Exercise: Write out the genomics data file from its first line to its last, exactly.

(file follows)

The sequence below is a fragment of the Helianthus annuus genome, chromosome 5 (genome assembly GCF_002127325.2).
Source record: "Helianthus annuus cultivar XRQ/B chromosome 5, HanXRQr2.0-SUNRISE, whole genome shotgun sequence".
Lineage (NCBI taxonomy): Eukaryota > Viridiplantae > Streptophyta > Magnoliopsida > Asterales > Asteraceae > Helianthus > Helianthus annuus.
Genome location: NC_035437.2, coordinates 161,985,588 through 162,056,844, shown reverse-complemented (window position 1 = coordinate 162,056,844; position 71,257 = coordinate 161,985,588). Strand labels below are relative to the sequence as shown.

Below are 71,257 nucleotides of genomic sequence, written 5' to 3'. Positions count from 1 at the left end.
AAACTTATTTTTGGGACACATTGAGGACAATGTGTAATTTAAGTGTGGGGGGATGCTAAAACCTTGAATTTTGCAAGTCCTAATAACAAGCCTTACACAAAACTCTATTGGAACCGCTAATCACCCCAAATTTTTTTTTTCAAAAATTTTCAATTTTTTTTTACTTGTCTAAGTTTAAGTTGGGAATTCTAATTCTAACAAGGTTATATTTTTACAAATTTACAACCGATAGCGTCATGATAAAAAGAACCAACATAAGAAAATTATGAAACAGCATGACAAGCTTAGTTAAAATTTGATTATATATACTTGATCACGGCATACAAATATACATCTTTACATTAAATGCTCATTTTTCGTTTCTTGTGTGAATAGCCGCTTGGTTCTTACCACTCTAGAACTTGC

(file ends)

The sequence below is a fragment of the Helianthus annuus genome, chromosome 5 (genome assembly GCF_002127325.2).
Source record: "Helianthus annuus cultivar XRQ/B chromosome 5, HanXRQr2.0-SUNRISE, whole genome shotgun sequence".
Lineage (NCBI taxonomy): Eukaryota > Viridiplantae > Streptophyta > Magnoliopsida > Asterales > Asteraceae > Helianthus > Helianthus annuus.
Genome location: NC_035437.2, coordinates 161,985,588 through 162,056,844, shown reverse-complemented (window position 1 = coordinate 162,056,844; position 71,257 = coordinate 161,985,588). Strand labels below are relative to the sequence as shown.

Below are 71,257 nucleotides of genomic sequence, written 5' to 3'. Positions count from 1 at the left end.
AAACTTATTTTTGGGACACATTGAGGACAATGTGTAATTTAAGTGTGGGGGGATGCTAAAACCTTGAATTTTGCAAGTCCTAATAACAAGCCTTACACAAAACTCTATTGGAACCGCTAATCACCCCAAATTTTTTTTTTCAAAAATTTTCAATTTTTTTTTACTTGTCTAAGTTTAAGTTGGGAATTCTAATTCTAACAAGGTTATATTTTTACAAATTTACAACCGATAGCGTCATGATAAAAAGAACCAACATAAGAAAATTATGAAACAGCATGACAAGCTTAGTTAAAATTTGATTATATATACTTGATCACGGCATACAAATATACATCTTTACATTAAATGCTCATTTTTCGTTTCTTGTGTGAATAGCCGCTTGGTTCTTACCACTCTAGAACTTGC